Defending Champions

Women’s tennis to play against ASC East competitors Ozarks in March

The UTD women’s tennis team season is only a small part into their season and has many games ahead of them, but with the prospect of being repeat conference champs, the end of the season couldn’t come sooner enough.

The team played against Southeastern Oklahoma on Feb. 7, where they lost 6-3, and Collin College on Feb. 8, which was an exhibition match. Their upcoming game on March 1 against fellow ASC East conference competitors, the Ozarks, will be important for rankings in the postseason. Every match against a team that’s not in the division has the sole purpose of getting us ready to play the ASC East teams, said Bryan Whitt, coach of the women’s and men’s tennis teams.

“Ultimately our first goal is to win the East division, (and our) second goal is to win the conference overall and repeat, since we are the conference champs for men and women,” he said. “We would like to keep that going.”

Whitt has been a coach at UTD since 2004 and has played tennis for 40 years. Yet for him, every season is different, this season included.

“Being defending champs changes the dynamic of everything,” Whitt said. “We were voted preseason number one, for men and women, to win the East. So that adds a little bit of pressure, adds a little bit of expectation that we might have had, but nobody else had necessarily for us in years past. So it’ll be interesting to see how our teams handle that.”

One player who already is aware of this pressure is junior Laila Kamel, who transferred from UT Austin to UTD this past semester. Although she had played club tennis previously, this is her first season officially playing for a college team.

“Expectations are set pretty high for us to compete well during conference,” she said. “Everyone knows that and is aspiring towards that. I think our goal is just maintaining the good team dynamic we have going on right now, keeping up with that.”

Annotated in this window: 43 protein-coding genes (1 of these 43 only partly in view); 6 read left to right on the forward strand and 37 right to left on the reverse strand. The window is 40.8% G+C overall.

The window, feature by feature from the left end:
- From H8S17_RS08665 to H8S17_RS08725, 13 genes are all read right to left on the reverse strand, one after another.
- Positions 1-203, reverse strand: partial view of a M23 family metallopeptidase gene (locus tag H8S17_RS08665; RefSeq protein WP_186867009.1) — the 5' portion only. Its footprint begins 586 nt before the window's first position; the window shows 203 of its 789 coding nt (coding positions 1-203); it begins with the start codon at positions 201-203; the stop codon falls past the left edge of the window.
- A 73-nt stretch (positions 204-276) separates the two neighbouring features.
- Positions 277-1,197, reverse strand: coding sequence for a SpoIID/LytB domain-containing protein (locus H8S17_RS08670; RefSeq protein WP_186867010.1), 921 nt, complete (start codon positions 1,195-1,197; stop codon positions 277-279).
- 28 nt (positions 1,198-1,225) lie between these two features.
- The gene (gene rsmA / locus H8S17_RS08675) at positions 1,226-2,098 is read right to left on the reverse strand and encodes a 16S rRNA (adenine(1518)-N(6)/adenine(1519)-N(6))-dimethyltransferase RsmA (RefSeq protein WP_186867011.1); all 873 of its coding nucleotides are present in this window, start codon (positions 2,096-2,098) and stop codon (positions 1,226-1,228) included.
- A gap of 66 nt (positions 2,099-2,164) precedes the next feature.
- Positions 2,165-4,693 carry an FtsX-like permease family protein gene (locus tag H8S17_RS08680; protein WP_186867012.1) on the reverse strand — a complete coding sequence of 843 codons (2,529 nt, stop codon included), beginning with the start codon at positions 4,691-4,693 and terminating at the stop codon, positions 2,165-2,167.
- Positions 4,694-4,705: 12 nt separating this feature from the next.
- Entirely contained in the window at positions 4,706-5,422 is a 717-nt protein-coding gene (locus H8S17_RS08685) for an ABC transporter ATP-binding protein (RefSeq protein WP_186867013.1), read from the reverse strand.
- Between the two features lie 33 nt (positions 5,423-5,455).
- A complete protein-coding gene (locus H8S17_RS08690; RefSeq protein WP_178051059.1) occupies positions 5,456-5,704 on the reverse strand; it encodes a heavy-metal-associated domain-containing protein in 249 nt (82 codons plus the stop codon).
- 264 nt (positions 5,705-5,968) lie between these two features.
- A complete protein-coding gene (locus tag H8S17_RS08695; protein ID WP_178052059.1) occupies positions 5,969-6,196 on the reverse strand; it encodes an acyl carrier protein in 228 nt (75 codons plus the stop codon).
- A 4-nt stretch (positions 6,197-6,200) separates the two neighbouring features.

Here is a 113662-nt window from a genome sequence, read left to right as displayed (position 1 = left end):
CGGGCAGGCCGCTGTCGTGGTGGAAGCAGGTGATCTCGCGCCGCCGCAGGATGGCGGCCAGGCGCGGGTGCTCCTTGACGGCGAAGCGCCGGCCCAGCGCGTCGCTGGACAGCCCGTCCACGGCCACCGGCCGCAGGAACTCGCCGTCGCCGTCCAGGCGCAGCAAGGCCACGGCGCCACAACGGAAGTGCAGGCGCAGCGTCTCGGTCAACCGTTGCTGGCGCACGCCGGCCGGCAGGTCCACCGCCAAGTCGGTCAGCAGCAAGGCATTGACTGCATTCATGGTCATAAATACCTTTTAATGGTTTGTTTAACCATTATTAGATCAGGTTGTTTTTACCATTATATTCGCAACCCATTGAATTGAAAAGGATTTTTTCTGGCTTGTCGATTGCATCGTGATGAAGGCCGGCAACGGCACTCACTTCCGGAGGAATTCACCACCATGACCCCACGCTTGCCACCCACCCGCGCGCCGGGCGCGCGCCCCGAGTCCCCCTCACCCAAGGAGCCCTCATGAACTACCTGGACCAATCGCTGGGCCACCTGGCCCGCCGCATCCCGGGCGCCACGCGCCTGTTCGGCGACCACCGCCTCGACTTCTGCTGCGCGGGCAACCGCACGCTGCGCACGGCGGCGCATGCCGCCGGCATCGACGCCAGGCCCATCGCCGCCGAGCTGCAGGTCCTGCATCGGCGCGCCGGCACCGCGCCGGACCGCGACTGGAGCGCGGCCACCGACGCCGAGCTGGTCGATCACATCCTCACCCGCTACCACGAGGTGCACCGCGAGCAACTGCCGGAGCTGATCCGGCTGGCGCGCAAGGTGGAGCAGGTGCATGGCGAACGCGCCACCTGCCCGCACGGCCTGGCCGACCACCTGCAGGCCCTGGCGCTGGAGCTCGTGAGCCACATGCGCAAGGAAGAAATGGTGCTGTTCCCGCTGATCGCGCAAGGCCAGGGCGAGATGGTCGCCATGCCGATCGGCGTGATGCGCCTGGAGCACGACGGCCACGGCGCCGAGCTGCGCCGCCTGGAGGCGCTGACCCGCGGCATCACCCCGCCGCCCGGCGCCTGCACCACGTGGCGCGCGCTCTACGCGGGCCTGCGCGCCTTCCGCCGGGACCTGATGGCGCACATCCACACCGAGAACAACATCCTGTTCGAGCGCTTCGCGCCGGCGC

As a student athlete, each player has had to find a good balance between school, work and sports, which takes time to figure out. Regardless, the players enjoy their game, which is why they keep playing after all these years, Kamel said.

“Even being able to be on the team is a privilege, really, to have that time to put towards it,” Kamel said.

With only two games under their belt and a large part of their practices cancelled due to the bad weather, the women’s team has not been able to be on the courts as much as they would like, Whitt said. Senior Kathy Joseph said she has bittersweet feelings about playing for her last year.

“I love competing,” Joseph said. “Every game, you can use a different strategy. I love playing different people and seeing how different people play the same game differently. With tennis, even if you’ve lost a few games, you’re still in the match. You can come back at any point, so I love how exciting it is in that the game is never over until the last point.”

Last season, Joseph won 12 out of 14 singles matches and won all doubles matches alongside senior Sindhu Ravula. Joseph previously played for Champlain Valley Union High School in Vermont, where she won the State Individual Tennis Championships three years in a row and nearly reached a 50-game winning streak.

Although the team has the group goal of defending their conference champion title, athletes still maintain individual goals. Joseph, for example, is aiming to make it to nationals with her doubles partner junior Samantha Wong. At the Intercollegiate Tennis Association Regionals last fall, the duo was undefeated up until the finals, where they lost 6-4, 6-2 to Trinity.

“I feel like tennis is an individual sport, because you go out there, you have to focus on your match first and try to win your own match,” Joseph said. “But then you focus on supporting the team. Really when you win your match, you’re not doing it for yourself, because your team has to win together.”

Wong transferred from University of Arkansas where she played Division II tennis, so she’s used to the grind of preparation.

“We’re trying to practice every day, the weather doesn’t necessarily permit it,” Wong said. “But we’ve been practicing and training with weights, to try to keep us in shape.”

During practices the team as a whole requires discipline, but during matches the coach lets the players figure out their own strategies to beat their opponent, Wong said.

The team currently has no wins and one loss, as opposed to having one win and no losses at the same time last season. That being said, it’s still early in the season; regardless of how the team’s next couple of matches go, there is still plenty of time for the players to adjust and prepare for the postseason.

“In this business, you get a pretty quick answer on whether you’re doing it right or not,” Whitt said. “You win or lose and you get to work and improve towards changing those results, to some degree.”


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